The first side of the album is full of songs about moving on. Breakup song Think About That is expertly sung, near the top of Chase’s range, while there’s a nice beat to Somewhere in a Bar. Jessi Alexander, Randall’s wife, adds harmonises on the tender Even Now (‘are we even now?’).

Cold Beer impressed me when it was released a few months ago as one of five impact tracks which previewed the album. It’s bar-band rock’n’roll which reminds me of AC/DC, perhaps on purpose, but with the pop sensibilities of a songwriter who was in a lot of rooms with people who knew how to write a country song that made money.

The album’s second side is full of love songs, such as the sequence of Selfish and Paradise, which blend into each other expertly, perhaps because they were written by the trio of Cary Barlowe, Will Weatherly and Chase himself. I also like the thrusting Red Light (‘I kissed a girl at a red light’) and the more sombre In The First Place, where Chase lists all the things he put before his ex whom he ‘never loved’, so he is ‘drunk on regret’. The fact that he didn’t write it doesn’t mean he can’t communicate those feelings.

I cannot emphasise enough how good it is to hear Chase produce an album that is so at odds with his early radio-friendly unit shifters. It’s wretched that it took a suicide attempt to make but Chase will gain many new fans if the label promotes it properly. I would pair him with Brothers Osborne in a double bill so he can show off his guitar work.

Parker McCollum – Gold Chain Cowboy

Jon Randall has also produced the debut major-label album by Parker, a Texan who is being positioned as the Gold Chain Cowboy, a guy comfortable in both urban and rural environments. Hey, it worked for George Strait and Garth and Shania and Dixie Chicks and Taylor Swift and Thomas Rhett…

It’ll be interesting to see if any other Texan acts try for success in Nashville, as there are plenty whose sound will impress the 35-54 demographic. Triston Marez and Kylie Frey are my tips, but some may have similar problems to Cody Johnson, who was deemed ‘too rodeo for radio’. Indeed, Randy Rogers co-writes plenty of the album, including opener Wait Outside, which has the same forward thrust as his own radio hits: ‘Hey pretty angel’ is Parker’s opening to a song of fidelity: ‘I’ll love you in heaven/ I’ll just have to wait outside’ is a new spin on loving someone forever.

He was also in the room for Dallas, a song with a bellowable chorus, a country-rock organ solo in the middle, harmonies from Danielle Bradbery and a rudimentary I-V-VI-IV chord progression that unites the song with plenty of ballads of the past. Parker’s talent is to convey emotion through his voice, which knows when to hold back and when to explode.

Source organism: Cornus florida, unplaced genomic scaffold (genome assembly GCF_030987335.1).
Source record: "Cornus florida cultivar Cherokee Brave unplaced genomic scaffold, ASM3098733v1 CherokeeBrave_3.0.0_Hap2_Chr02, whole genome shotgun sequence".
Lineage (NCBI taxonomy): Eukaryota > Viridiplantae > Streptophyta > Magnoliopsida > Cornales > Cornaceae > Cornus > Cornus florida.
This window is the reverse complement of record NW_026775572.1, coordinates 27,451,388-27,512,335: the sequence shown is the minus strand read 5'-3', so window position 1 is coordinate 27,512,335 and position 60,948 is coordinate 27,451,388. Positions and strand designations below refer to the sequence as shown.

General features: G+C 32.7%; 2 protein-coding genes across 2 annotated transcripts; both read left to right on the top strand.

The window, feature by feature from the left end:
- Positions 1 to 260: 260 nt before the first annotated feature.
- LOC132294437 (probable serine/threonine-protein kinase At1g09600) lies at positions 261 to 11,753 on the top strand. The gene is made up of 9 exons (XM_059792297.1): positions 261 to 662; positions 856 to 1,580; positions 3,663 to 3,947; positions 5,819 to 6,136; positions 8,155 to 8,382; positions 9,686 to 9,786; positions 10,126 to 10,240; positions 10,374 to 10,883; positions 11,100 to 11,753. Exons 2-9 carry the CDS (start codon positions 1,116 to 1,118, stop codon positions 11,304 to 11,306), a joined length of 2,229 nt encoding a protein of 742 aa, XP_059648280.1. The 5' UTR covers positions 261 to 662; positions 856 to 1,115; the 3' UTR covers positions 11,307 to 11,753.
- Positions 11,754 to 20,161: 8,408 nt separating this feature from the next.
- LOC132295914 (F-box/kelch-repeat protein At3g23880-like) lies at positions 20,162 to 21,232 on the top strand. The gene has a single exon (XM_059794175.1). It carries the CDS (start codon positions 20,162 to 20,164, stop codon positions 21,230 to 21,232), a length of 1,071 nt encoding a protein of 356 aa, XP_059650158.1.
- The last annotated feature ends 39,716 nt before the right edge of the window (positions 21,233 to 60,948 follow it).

Pretty Heart makes an appearance, as befits a number one smash based on three familiar chords, as do the three impact tracks: the Green Day-inflected ballad/soliloquy Rest of My Life; the Lee Thomas Miller co-write Drinkin’, where Parker is reasoning with himself that his beloved has moved onto someone else; and the sensational To Be Loved By You (‘What in the hell does a man have to do!’), written with TR’s dad Rhett Akins.

Young songwriter Miranda Lambert co-wrote the driving rock’n’roller Falling Apart which picks up the common Texan theme of the lovesick fool: ‘Everything I touch becomes a mess…You were falling in love and I was falling apart.’ Why Indiana is similarly chugging and deals with similar themes, expressed with the simple line ‘I know it’s over and you don’t love me anymore’. If Parker’s going down, he’s going down swinging, laughing ‘just to keep from crying’.

Brian Kelley continues his winning streak, co-writing album closer Never Loved You At All, a series of regrets that form a story of a ruined relationship. As for Heart Like Mine, it is self-consciously Texan with its heavy backbeat, reverberating guitar solo and a lyric full of melancholy: ‘I’m good at getting lost but I’m bad at getting found’ is his credo as he lays bare his heart when recalling a lost love who will be a memory.

There’s an audience for this, and I hope Parker makes back his advance, having done the legwork as an independent artist building a fanbase. This is the future of country music.

Country Jukebox Jury LPs: Mike and the Moonpies & Sam Williams

August 20, 2021

Mike and the Moonpies – One To Grow On

I wish I hadn’t read the review from Saving Country Music before I heard this album: ‘The single greatest band in country music at the moment has just released one of the single greatest records you will hear in country music in the last few years.’ Trigger calls them ‘a true blue honky-tonk band for the everyman’ and gives the album an almost unprecedented 10/10. Surely it can’t be that good, can it?

I adored You Look Good In Neon, from their last album Cheap Silver and Solid Country Gold, with strings from the London Symphony Orchestra and a great grasp of musicality. The follow-up has everything I like: melody, melancholy, the guitar sound that moves my innards, superlative vocals, fab harmonies and lots of words about love and stuff. The whole thing hangs together thematically. The opening Garthtastic track, Paycheck To Paycheck (‘one quarter at a time’), whetted the appetite of fans for the project and is a fine summation of it.